Americans don’t like to admit it much, but the French intervened to help us win our independence. If they had not intervened, the entirety of British North America might have wound up like Ireland– constantly in rebellion and constantly being repressed.
When the French formally recognized America, they sent out trained soldiers to advise the rebels and to support their mission.
Among these officers were François Jean de Beauvoir, Marquis de Chastellux and Charles Armand Tuffin, Marquis de la Rouërie. The Marquis de Chastellux was major general who served as the main liaison between General Washington and Comte de Rochambeau, the commander who was in command of French forces in North America. The Marquis de la Rouërie, referred to in American texts as “Colonel Armand,” was a French officer who came to North America in 1776 to assist in the rebellion. He would later return to France and as an ardent defender of the nobility, he became one of the leaders of an armed rebellion against the 1st French Republic in Brittany and Maine.
Colonel Armand spent enough time in North America to become fully acquainted with our wildlife and customs, and while in service of the rebellion, he managed to take in a black wolf.
The Marquis de Chastellux, who was a leading public intellectual in France and a good friend of Thomas Jefferson, would later write about Colonel Armand’s pet wolf. At the time, Chastellux was a renowned author, and he had been appointed to the Académie française in 1775. The Académie française is sort of the “guardian council” of the French language. It has final say about the correct usage of the French language. When Chastellux returned to France, he wrote a memoir of his experiences in North America, and it is in his recollections that he mentions Colonel Armand bringing a pet wolf to Monticello:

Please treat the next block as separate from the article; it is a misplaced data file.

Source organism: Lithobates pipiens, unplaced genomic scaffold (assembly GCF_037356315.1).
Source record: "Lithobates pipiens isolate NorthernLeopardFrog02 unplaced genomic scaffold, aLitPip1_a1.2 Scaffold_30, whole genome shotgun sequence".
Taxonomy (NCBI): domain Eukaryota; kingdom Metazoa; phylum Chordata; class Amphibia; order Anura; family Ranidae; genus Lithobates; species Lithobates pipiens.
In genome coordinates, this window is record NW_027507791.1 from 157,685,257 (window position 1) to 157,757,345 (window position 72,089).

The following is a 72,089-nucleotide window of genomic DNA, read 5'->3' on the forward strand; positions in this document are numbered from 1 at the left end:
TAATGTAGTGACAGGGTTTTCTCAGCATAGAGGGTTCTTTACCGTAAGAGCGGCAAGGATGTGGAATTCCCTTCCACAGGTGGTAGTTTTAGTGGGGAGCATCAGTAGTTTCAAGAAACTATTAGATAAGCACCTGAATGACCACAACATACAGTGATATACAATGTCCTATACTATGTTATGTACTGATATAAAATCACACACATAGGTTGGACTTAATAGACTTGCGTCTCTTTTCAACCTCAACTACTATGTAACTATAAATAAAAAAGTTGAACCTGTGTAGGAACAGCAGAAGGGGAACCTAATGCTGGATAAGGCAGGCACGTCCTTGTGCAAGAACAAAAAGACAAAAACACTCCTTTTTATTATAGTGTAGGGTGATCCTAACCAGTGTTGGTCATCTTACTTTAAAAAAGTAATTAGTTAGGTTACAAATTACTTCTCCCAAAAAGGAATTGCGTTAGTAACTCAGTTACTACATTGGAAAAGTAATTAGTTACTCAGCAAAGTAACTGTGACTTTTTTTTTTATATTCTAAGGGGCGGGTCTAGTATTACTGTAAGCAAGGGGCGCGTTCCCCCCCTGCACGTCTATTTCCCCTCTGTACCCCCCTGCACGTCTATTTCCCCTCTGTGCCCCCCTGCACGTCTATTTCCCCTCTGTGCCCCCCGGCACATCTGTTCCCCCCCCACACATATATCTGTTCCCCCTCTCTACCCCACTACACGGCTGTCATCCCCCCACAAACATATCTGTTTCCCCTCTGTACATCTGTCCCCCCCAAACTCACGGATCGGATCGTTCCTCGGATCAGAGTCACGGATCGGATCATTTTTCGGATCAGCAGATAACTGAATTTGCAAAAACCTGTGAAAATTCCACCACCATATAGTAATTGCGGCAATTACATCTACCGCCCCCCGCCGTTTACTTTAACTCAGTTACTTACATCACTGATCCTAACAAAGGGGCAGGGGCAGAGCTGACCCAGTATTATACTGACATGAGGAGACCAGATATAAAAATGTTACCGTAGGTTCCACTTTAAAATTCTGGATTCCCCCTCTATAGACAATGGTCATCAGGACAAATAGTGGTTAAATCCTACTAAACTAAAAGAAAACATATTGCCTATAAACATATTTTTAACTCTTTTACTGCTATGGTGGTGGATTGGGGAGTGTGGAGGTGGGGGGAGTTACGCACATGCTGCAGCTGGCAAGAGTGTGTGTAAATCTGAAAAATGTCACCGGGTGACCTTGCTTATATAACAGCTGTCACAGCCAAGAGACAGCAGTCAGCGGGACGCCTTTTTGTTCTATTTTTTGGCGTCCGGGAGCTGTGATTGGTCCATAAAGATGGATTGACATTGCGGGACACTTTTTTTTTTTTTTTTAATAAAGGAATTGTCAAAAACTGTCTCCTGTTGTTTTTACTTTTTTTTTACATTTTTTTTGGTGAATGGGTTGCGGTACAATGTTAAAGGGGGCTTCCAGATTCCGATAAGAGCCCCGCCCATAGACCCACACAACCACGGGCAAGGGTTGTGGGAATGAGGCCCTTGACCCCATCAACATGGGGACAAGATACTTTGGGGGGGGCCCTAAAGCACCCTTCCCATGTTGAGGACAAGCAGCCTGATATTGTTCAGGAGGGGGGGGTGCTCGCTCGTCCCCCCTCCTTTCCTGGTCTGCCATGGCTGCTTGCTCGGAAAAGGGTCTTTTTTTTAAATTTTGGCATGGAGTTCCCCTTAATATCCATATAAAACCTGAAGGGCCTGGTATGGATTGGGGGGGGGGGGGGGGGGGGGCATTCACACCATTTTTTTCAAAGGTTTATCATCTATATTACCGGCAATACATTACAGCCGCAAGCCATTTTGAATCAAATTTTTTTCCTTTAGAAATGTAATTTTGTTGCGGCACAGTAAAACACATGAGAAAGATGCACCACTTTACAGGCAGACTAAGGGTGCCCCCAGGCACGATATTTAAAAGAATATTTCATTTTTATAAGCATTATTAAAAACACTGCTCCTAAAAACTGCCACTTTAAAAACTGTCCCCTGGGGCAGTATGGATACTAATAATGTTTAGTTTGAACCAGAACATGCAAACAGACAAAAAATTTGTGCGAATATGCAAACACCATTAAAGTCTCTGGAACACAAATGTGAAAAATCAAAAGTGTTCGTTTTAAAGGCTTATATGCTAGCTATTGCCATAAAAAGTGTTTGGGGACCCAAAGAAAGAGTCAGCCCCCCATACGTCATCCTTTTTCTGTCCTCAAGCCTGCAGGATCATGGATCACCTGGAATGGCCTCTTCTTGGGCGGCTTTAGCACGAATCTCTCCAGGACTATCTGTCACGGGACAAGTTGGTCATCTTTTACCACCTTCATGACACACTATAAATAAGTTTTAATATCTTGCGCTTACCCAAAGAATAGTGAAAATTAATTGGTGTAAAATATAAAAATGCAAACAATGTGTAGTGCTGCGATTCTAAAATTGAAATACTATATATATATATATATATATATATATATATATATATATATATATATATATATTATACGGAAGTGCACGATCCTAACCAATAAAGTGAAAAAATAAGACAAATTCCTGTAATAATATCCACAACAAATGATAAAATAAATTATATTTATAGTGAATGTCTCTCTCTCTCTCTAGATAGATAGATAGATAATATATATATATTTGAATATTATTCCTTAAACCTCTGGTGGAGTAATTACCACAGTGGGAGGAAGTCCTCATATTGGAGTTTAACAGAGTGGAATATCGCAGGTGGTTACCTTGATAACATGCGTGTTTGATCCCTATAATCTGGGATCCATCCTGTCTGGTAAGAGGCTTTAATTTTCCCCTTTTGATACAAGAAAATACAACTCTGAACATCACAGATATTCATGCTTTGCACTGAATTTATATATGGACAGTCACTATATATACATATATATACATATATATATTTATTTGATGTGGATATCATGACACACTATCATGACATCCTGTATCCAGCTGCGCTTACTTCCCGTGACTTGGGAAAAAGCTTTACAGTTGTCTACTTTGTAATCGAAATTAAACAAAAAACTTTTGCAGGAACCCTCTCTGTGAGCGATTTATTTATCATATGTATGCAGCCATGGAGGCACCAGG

The only stranger who visited us during our stay at Monticello, was Colonel Armand whom I have mentioned in my first Journal; he had been in France the preceding year with Colonel Laurens, but returned soon enough to be present at the siege of York, where he marched as a volunteer at the attack of the redoubts. His object in going to France, was to purchase clothing and accoutrements compleat for a regiment he had already commanded, but which had been so roughly handled in the campaigns to the southward, that it was necessary to form it anew: he made the advance of the necessaries to Congress, who engaged to provide men and horses. Charlotteville [Charlottesville] a rising little town situated in a valley two leagues from Monticello, being the quarter assigned for assembling this legion, Colonel Armand invited me to dine with him the next day, where Mr. Jefferson and I went, and found the legion under arms. It is to be composed of 200 horse and 150 foot. The horse was almost compleat and very well amounted; the infantry was still feeble, but the whole were well clothed, well armed, and made a very good appearance. We dined with Colonel Armand, all the officers of his regiment, and a wolf he amuses himself in bringing up, which is now ten months old, and is as familiar, mild, and gay as a young dog; he never quits his master, and has constantly the privilege of sharing his bed. It is to be wished that he may always answer so good an education, and not resume his natural character as he advances to maturity. He is not quite of the same kind with ours, his skin is almost black, and very glossy; he has nothing fierce about the head, so that were it.not for his upright ears, and pendent tail, one might readily take him for a dog. Perhaps he owes the singular advantage of not exhaling a bad smell, to the care which is taken taken of his toilet; for I remarked that the dogs were not in the least afraid of him, and that when they crossed his trace, they paid no attention to it (pg 46-48).
—Travels in North-America, in the years 1780, 1781, and 1782, the Marquis de Chastellux (1786).
There is no mention of what happened to this black North American wolf that was as tame as any dog.
At ten months old, this wolf would still be less inclined to be testing its boundaries, so its behavior is not out of the ordinary.
There is no record that Colonel Armand brought his wolf back to France.
Maybe it ran off into the forest.
Maybe it became someone else’s pet.
Maybe it was bred to some farmer’s dogs.
We don’t know.
But humans have long been intrigued by wild dogs. One of the reasons why we have domestic dogs in the first place is because people were fascinated with wolves. It is this fascination that caused us to bring them into our societies in the first place.
And all over the world people have kept wolves. It is usually a poor decision.
But there always were wolves that don’t mind being dogs.
After all, a dog is a wolf that doesn’t mind being a dog, and those traits had to come from somewhere.